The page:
“The victim shows us something about our own lives: we see that we too are vulnerable to misfortune, that we are not any different from the people whose fate we are watching…”
f the idea of freedom bound Camus and Sartre philosophically, then the fight for justice united them politically. They were committed to confronting and curing injustice, and, in their eyes, no group of people was more unjustly treated than the workers, the proletariat.
One of the most interesting things about 2016’s badness is that it seems to have left us in a position where we basically understand nothing at all any more: the liberal political consensus, which viewed both Brexit and President Trump as impossibilities, has been left utterly fragmented, leading to the widespread belief that we have now entered some dark age of “post-truth” politics.
We can think of ourselves as an animal’s peer—or its protector. What will robots decide about us?
Abortion rights activists may have found an unlikely ally in the Satanic Temple, which has vowed to oppose a new Texas state rule requiring fetal tissue be given a burial or cremation.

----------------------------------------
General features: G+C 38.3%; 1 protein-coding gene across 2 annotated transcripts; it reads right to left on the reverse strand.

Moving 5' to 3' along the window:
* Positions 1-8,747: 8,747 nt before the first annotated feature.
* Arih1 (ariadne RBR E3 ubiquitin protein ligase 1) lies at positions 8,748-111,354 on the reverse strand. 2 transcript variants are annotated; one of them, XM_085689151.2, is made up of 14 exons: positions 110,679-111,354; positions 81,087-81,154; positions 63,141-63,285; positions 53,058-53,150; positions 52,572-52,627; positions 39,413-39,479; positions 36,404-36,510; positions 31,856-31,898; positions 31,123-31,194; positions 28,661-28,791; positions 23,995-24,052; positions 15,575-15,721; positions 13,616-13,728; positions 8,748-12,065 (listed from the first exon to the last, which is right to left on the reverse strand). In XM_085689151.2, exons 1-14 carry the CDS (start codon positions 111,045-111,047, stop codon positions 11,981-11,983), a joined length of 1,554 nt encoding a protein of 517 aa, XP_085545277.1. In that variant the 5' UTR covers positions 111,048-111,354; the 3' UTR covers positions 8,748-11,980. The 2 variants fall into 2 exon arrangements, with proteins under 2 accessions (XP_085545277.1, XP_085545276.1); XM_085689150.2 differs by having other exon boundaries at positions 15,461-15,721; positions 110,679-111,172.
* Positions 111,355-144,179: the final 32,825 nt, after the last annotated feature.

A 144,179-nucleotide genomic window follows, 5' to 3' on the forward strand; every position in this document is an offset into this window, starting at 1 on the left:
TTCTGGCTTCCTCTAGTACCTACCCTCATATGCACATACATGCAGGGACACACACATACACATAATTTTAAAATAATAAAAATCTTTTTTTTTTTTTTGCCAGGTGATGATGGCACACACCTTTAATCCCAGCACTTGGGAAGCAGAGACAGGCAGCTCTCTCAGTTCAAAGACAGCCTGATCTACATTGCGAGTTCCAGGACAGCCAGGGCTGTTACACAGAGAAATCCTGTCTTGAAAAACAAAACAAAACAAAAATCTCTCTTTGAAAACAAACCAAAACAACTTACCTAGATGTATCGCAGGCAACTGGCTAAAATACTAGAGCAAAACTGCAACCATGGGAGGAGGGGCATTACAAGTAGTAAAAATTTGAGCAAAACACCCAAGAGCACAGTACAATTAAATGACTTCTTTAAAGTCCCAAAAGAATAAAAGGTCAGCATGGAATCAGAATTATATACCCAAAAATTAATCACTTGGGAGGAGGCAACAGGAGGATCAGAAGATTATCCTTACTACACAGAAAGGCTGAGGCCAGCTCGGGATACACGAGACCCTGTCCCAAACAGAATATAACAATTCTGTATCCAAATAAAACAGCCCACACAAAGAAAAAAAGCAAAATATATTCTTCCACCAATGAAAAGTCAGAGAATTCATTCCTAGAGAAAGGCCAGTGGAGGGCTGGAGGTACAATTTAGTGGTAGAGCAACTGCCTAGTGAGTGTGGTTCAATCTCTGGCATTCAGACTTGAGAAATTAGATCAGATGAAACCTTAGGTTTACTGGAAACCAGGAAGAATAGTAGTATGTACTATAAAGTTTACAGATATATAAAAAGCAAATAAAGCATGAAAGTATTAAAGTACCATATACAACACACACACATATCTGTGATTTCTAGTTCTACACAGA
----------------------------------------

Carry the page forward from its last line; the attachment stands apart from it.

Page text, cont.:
One philosophical meme told the story of this year’s major news events.
Today is Human Rights Day. What are human rights for, and why do they matter? Believe it or not, Michel Foucault has the answer.
Are we all doomed to never agree on what is or isn’t true?
What are we to make of this? After all, slogans are useful things. “Black Lives Matter”, for one, has been enormously successful as a rallying cry for social change. And calls for national unity are often disguised attempts to prevent oppressed groups from expressing their specific grievances.
How to shift the political landscape from the classroom.